By Show and Tell
By Bree Davies
By Bree Davies
By Cory Casciato
By Emilie Johnson
By Robin Edwards
By Bree Davis
By Josiah M. Hesse
French novelist Alexandre Dumas wrote The Lady of the Camellias as a tribute to a young lover he admired and lost when she died at the age of 22, burned out by high living and the scourge of the age, consumption. Italian composer Giuseppe Verdi kept the memory of the real-life Marie Duplessis alive with his grand opera La Traviata, and Opera Colorado's luscious retelling of the tale invests the story of the "misguided girl" with a fresh spirit.
Credit for much of this show's success must go to set and costume designer Desmond Heeley. The first scene is reminiscent of Manet, the garden scene looks a lot like Monet, and the big party scene has got to borrow from Goya. The costumes are color-keyed to the set, and they're absolutely lovely. But it's the painterly sweep of Heeley's work--his off-kilter drapery, the soft chandeliers that look like they are melting, and the feathery strokes of light and lace everywhere--that makes the magic world convincing.
The production opens to an exquisite set that's all blues, greens, golds and grays. It's the home of the heroine, Violetta, who, having recovered from a long illness, is giving a big dinner party. Into this dazzling company comes the handsome Alfredo, a young country gentleman not used to the wiles of sophisticated Parisians. He and Violetta fall in love almost instantly, and the whole company drinks a toast to the life of hedonistic pleasure. Later, when all the guests leave, Violetta wonders if true love might not be a more worthy pursuit. But she quickly drops the idea. "Sempre livre" ("ever free") she sings, but the voice of Alfredo outside her window is a siren's call, and we know she is lost to love.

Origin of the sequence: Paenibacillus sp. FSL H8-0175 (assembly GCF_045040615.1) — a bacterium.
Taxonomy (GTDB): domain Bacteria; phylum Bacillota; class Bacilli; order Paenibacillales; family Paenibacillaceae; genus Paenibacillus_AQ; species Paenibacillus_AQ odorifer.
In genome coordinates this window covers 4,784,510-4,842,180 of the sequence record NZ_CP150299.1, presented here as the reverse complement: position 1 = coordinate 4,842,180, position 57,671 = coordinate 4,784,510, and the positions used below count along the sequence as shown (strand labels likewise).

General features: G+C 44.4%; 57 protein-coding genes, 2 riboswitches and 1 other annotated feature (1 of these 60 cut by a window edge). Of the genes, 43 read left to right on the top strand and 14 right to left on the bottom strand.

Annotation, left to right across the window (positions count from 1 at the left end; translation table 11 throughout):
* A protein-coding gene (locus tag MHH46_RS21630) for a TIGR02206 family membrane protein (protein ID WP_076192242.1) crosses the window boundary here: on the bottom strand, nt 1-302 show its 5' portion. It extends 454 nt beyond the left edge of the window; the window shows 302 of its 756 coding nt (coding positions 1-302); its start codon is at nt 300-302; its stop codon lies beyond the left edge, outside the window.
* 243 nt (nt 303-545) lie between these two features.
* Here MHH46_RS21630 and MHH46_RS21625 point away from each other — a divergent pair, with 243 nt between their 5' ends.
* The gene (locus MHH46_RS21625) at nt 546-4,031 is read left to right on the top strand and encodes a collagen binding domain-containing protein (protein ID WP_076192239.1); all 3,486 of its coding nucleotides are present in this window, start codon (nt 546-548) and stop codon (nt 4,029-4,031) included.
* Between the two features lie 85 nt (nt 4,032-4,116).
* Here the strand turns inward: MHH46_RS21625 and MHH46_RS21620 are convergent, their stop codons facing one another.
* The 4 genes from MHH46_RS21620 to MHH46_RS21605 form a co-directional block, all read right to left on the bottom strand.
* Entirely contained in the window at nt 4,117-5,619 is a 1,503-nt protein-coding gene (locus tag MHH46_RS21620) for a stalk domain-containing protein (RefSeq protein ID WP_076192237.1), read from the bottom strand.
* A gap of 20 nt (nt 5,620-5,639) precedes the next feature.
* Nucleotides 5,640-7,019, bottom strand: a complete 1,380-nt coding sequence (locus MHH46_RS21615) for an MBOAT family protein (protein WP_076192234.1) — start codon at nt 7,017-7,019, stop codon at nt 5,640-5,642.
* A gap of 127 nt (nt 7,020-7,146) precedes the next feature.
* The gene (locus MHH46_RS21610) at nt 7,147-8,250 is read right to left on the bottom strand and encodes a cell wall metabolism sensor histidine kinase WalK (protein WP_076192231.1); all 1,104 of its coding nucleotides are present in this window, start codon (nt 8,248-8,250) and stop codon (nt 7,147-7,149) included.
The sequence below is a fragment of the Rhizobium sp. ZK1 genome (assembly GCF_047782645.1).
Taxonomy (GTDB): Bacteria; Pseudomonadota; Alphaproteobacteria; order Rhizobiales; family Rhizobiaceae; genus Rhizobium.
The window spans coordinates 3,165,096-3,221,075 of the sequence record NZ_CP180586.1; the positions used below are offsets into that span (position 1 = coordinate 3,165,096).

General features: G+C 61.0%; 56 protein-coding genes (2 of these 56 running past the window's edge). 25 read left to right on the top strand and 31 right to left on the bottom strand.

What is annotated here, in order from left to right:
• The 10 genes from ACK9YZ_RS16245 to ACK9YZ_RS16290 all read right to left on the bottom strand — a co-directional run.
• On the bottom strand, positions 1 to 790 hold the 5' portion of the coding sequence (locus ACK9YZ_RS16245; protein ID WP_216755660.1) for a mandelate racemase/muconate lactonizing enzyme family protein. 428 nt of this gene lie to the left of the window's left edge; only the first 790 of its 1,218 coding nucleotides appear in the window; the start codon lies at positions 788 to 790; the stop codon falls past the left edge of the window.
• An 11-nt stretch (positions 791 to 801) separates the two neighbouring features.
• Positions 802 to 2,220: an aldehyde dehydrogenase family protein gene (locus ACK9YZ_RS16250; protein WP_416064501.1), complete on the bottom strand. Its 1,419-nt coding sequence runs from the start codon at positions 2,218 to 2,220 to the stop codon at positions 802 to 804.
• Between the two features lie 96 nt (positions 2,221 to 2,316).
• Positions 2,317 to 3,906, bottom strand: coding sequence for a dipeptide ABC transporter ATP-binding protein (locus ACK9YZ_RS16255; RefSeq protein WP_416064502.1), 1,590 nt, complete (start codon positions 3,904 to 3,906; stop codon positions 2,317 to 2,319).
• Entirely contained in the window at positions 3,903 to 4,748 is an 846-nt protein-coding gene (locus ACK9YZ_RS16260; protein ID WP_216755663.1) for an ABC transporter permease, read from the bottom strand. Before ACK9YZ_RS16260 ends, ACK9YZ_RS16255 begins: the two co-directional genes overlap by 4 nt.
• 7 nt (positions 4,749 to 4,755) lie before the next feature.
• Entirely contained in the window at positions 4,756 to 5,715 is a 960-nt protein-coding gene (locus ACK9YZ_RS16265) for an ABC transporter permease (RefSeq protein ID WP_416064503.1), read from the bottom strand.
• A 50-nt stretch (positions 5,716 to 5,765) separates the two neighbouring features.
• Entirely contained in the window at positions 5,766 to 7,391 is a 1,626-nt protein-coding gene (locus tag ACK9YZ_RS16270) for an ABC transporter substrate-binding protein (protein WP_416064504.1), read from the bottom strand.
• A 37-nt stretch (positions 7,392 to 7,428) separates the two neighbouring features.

As the second act opens, Violetta has given up the merry life of the courtesan and has settled down with her tenor. But their idyllic and illicit love affair is doomed by convention as well as by history. Violetta has been selling her jewels to keep the couple in pate, and when Alfredo wakes up to the fact that somebody is paying the bills and it isn't him, he storms back to Paris to dig up some cash. That's when Alfredo's dear old dad, Giorgio, arrives to guilt-trip the poor, sick Violetta into leaving her love. And though he softens toward Violetta when he notices what a good-hearted wench she is, he reminds her that someday her looks will leave her--and then Alfredo will be sorry he ever took her on.
It's a low blow, and one the unfortunate girl cannot withstand. She returns to Paris, takes up with the scurrilous Baron (her old lover) and goes to one of those great parties where gypsies and matadors dance and tell fortunes. But it's the beginning of the end. By act three, Violetta lies sleeping in an almost empty apartment, watched over only by her faithful maid. The doctor makes a pity call, but basically, the girl has had it. Alfredo and his father show up to beg forgiveness, and she dies in her true love's arms.
Steffanie Pearce manages to embody fragile grace as the dying flower, even as her powerful soprano defies the Buell Theatre's lousy acoustics. Her clarity of voice and of movement are responsible for the sweet verity of the production. The supporting cast doesn't fare quite as well. Joseph Wolverton as Alfredo has a magnificent tenor but is more blessed in voice than in acting technique. Baritone William Parcher as Giorgio conveys a convincing strength of character and has some of the best songs in the whole show, but he resorts to gestures that are a bit overblown.
Dumas's story may sound maudlin with all its masochistic self-sacrifice, but Verdi's music reinforces the deeper issues: Conventional morality can be stifling, especially when it's selfish like Giorgio's, but love can be dangerous and cruel, too, especially when it's selfish like Alfredo's. So despite its retro vision of a woman giving up everything for her lover's happiness, Dumas's story finds its way to the late twentieth century after all.
La Traviata, through March 23 at the Buell Theatre, in the Plex at 14th and Curtis, 778-1500.